Along with a lot of other people, however, I now certainly have one very logical reason to chafe at Chafee: His decision to call the 17-foot-tall blue spruce Christmas tree in his state capitol’s rotunda a “holiday tree” despite opposition from residents and lawmakers. This, mind you, is something even the Obama administration doesn’t dare; all its trees are called what they are.
Of course, the funny thing about all these “holiday” trees is that they always seem to appear at Christmastime. But perhaps Chafee will erect a couple on Memorial Day and Labor Day.
One reason he won’t — at this time — is because what we’re witnessing are half-measures by people who don’t yet dare try to wipe Christianity away completely. It’s as how some now want to replace the chronological designations B.C. and A.D. with B.C.E. (Before the Common Era) and C.E. If they could cut to the chase, they might just take a leaf out of Maximilien Robespierre’s and the other French revolutionaries’ book and change the calendar (in the French Republic, 1789 became “year 1 of Liberty”) and maybe even the days of the week so as to eliminate Sundays. For now, however, they’ll still have to tolerate our remaining remnants of Christendom.
As for me, I’d like to resurrect tradition, so I’ll point out that “holiday” is actually a contraction of “Holy Day.” And guess what? We can — and we should — now thank ol’ Lincoln for the Christmas present of the beautiful capitol rotunda Holy Day tree.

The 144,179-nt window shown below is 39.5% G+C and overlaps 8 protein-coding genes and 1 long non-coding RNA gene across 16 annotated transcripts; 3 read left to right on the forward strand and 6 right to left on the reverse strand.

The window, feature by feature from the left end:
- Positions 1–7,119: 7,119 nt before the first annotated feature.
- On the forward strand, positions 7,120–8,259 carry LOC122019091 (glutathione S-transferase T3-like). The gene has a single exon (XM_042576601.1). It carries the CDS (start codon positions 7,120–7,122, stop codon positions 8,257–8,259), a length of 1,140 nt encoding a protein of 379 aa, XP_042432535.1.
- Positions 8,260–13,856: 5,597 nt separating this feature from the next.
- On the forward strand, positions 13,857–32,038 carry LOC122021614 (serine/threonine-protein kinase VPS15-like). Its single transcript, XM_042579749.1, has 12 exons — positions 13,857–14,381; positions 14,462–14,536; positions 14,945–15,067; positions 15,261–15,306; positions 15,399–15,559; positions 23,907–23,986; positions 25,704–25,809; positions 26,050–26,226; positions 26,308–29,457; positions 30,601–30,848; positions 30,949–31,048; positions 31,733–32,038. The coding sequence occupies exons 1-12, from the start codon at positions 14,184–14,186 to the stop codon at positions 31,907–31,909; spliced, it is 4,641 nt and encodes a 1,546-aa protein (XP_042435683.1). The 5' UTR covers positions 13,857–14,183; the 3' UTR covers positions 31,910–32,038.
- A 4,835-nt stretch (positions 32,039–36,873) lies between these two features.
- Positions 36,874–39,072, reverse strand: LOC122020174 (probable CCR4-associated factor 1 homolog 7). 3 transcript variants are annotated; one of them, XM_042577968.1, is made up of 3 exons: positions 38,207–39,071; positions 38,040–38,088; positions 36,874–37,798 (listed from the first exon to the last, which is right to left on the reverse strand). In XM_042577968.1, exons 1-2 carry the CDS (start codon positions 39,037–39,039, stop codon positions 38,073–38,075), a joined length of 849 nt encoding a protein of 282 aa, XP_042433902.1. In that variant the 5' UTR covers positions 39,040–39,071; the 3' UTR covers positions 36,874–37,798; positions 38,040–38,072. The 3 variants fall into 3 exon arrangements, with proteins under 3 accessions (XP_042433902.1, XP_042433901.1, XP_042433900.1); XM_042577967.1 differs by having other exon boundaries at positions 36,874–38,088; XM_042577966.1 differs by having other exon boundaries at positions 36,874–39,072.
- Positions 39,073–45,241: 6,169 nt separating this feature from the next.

Could you imagine how it would make militant atheist heads explode if the result of their effort to replace “Christmas” with “holiday” was the replacement of “holiday” with “Holy Day”? Now that would be delicious irony.
If anyone finds this offensive, you’ll get nothing but literary coal from me. And it’s interesting how we’ve allowed the atheists to frame this debate. Somehow we’re supposed to worry about offending people with our traditions, as if there can be such a thing as a land without traditions or offended people. What I mean is, almost everything offends someone and almost everyone is offended by something. Moreover, sure, some people feign offense upon hearing the name “Christmas” in the same way that the display of any Christian symbols seems to offend Saudi Arabians. I say “feign” because, you see, they’re not really offended.
They just don’t happen to like what you’re doing.
But saying as much would make them seem like what they are: intolerant. And currently lacking the power of 1789 French revolutionaries or today’s Saudi government, they can’t be honest about their feelings. So instead they scream “I’m offended!” — thus using a ploy that makes their victims seem the intolerant ones.
But accepting the secularists’ use of “offended” as a synonym for “upset,” let’s note the multitude of ways in which they give offense. Why, for instance, should schoolchildren be exposed to multiculturalism, feminism, environmentalism, and evolution when some are offended by such things? Oh, these beliefs are good for society, you militant atheists say?
You’re not paying attention.